Book Cover Design, Rule 2:
Do not think the reader stupid
This is a basic rule of all branches of commercial design. It implies that ‘you should either say Apple or show an apple, never both’ (Chip Kidd, 2012). In other words, the designer should treat the audience as intelligent human beings and therefore design the cover accordingly. By expressing the same message through both pictorial and written elements the designer not only loses valuable chance to convey more hints to the potential buyer, but also underestimates readers, most likely the brightest and best educated sort of audience. Especially the new generation of young readers, that is – as Yvonne Parks (2012) puts it - ‘very savvy… being inundated with marketing and logos each time they turn on their smart phone. They know good (and bad) design and have very high standards’.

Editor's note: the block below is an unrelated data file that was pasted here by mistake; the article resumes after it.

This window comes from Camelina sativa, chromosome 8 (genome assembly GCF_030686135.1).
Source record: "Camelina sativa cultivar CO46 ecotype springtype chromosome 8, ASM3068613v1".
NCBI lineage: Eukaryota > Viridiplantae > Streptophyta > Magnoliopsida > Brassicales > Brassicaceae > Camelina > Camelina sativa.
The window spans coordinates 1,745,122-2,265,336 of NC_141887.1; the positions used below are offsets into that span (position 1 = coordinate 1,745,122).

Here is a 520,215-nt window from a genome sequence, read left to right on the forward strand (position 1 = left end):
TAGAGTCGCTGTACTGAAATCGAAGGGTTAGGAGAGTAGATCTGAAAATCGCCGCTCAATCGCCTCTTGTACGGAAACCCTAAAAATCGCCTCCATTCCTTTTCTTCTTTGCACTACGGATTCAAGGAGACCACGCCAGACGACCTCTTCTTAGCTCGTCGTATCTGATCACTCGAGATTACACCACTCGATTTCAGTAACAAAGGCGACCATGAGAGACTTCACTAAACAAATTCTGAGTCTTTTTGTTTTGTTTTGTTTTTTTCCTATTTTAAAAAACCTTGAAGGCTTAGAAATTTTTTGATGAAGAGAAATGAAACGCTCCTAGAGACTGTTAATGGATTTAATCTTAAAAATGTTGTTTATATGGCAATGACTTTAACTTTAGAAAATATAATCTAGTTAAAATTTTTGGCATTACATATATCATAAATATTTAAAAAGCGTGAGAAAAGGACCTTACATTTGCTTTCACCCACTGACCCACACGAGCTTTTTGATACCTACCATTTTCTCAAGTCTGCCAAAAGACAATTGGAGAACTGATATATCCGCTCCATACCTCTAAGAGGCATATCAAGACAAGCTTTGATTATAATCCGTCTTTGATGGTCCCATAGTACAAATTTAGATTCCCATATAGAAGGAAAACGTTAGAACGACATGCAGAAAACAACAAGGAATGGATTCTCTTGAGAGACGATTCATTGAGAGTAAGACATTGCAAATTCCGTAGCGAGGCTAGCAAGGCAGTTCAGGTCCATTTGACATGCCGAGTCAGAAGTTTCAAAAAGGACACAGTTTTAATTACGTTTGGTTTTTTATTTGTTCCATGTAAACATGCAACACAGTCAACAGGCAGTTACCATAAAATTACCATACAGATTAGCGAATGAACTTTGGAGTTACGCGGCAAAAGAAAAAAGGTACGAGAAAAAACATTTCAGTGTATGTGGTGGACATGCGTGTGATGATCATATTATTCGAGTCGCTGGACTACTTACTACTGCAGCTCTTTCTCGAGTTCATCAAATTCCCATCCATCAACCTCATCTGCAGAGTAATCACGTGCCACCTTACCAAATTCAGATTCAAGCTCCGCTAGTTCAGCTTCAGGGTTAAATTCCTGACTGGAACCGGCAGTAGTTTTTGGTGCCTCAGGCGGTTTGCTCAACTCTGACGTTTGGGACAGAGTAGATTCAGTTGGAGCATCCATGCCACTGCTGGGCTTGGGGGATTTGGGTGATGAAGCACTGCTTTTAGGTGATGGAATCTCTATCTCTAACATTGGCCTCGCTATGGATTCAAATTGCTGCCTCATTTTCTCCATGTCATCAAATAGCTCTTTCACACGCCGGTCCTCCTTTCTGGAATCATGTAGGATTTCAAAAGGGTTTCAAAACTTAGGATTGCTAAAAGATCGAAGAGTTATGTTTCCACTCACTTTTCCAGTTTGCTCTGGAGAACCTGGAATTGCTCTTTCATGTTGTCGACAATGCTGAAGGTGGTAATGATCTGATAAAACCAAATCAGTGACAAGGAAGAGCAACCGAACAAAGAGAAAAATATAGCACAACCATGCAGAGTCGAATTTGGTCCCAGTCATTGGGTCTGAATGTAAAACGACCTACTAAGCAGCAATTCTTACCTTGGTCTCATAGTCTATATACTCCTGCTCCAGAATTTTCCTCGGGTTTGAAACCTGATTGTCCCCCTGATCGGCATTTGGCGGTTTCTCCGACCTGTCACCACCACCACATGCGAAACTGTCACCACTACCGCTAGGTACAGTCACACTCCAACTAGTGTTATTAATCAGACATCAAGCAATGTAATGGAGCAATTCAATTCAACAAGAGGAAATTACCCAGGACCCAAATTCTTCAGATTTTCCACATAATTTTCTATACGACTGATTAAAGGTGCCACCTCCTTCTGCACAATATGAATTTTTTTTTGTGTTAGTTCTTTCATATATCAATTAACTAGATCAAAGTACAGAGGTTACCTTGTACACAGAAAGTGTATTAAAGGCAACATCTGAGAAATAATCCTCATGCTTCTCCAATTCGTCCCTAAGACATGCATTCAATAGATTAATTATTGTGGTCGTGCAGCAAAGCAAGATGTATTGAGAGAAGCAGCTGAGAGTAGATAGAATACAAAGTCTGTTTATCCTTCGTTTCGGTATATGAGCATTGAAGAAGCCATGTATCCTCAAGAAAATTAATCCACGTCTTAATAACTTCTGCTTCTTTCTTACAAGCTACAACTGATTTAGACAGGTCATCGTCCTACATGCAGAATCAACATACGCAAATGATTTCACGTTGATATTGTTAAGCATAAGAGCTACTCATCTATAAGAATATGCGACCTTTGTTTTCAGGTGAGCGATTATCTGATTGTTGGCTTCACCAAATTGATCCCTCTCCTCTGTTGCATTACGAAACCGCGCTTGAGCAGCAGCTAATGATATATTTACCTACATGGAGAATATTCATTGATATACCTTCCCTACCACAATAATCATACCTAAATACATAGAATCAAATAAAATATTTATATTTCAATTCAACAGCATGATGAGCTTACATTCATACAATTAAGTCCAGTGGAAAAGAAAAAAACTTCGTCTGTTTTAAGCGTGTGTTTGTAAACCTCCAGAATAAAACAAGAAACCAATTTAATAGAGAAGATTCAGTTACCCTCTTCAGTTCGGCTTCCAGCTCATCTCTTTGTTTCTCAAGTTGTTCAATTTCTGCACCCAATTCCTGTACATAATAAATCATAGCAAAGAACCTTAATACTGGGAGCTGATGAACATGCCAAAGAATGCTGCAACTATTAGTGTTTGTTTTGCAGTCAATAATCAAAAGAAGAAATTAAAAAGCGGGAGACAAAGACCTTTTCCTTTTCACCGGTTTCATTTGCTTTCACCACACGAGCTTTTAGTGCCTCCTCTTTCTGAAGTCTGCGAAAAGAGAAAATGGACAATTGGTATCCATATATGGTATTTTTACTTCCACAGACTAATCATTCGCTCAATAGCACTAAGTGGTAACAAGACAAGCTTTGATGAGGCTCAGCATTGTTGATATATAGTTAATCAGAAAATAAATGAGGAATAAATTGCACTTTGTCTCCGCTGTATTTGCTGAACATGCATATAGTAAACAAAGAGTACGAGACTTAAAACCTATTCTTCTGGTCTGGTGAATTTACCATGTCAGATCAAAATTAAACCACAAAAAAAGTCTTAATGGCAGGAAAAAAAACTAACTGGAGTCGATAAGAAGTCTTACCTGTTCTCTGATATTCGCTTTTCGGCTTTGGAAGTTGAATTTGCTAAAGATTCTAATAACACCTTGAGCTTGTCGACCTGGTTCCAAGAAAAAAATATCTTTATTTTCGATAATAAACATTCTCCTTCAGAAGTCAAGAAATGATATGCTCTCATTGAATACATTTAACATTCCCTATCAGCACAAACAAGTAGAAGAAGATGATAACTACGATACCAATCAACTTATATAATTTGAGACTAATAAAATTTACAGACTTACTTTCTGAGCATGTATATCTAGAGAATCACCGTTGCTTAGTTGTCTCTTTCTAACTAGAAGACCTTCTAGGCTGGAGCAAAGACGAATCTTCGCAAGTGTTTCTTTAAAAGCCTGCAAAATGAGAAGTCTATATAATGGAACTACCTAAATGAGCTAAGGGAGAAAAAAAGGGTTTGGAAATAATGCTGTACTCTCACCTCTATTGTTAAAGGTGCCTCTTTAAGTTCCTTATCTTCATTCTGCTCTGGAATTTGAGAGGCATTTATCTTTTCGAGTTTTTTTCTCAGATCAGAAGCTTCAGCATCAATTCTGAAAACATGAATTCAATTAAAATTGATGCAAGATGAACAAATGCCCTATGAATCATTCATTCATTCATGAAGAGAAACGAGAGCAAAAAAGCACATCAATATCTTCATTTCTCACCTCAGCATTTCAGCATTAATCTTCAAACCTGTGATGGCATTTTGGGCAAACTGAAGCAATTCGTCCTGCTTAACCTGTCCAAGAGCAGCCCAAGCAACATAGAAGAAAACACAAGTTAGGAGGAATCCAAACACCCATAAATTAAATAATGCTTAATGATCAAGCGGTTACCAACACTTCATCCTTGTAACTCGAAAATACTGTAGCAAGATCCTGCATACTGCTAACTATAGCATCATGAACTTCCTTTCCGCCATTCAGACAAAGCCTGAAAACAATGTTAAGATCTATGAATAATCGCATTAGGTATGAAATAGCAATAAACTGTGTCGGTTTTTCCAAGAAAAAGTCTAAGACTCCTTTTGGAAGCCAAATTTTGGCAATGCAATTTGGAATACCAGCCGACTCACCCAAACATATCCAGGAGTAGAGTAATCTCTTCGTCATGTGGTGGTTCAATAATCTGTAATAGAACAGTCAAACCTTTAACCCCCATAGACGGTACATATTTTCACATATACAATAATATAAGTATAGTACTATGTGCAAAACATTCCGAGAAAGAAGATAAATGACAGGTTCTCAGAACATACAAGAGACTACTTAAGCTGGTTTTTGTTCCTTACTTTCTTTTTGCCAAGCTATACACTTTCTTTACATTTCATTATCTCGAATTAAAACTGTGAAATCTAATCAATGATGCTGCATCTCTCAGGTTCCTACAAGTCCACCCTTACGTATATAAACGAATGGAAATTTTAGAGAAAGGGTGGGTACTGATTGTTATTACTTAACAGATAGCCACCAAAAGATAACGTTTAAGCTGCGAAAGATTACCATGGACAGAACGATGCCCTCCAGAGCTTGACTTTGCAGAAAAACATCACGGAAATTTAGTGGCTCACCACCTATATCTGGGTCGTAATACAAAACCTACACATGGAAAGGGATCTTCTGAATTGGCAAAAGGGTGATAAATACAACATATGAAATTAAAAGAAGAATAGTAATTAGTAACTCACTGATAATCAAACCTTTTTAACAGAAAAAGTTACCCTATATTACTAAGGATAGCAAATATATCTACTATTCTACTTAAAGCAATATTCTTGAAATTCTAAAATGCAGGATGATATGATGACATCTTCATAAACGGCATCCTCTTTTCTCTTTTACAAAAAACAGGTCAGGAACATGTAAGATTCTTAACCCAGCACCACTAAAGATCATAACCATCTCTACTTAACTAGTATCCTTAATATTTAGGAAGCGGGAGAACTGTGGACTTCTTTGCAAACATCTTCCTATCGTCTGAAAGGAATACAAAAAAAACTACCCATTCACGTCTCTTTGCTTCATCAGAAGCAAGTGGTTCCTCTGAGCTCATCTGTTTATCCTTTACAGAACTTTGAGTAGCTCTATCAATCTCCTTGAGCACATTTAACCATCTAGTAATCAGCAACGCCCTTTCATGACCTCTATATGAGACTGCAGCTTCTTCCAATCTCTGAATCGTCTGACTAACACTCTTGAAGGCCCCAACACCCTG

Fig. 3. Nicole Caputo, Cover design for Feathers by Thor Hansen, 2011
As implied above, in most cases, the design is liable to look unprofessionally and most probably fail in its purpose, should this principle be broken. But even this rule can be circumvented successfully, as is shown in figure 3. The cover of Thor Hanson’s book Feathers: the Evolution of a Natural Miracle designed by Nicole Caputo won several awards, for example HOW’s International Design Awards 2011, AIGA 50 Books/50 Covers 2011 or Gold Ink Award 2011 (Caputo, 2011). Even though the cover says and shows the same, it communicates the essence of the book effectively and looks professionally due to the clever way the rule was bent to cover’s needs though the placement of visual and typographic elements.
The text is taken from my thesis Book Cover Design written in 2012. To view the full manuscript with interviews and reference list please contact me through my email or download it here. Please note that the text is copyrighted.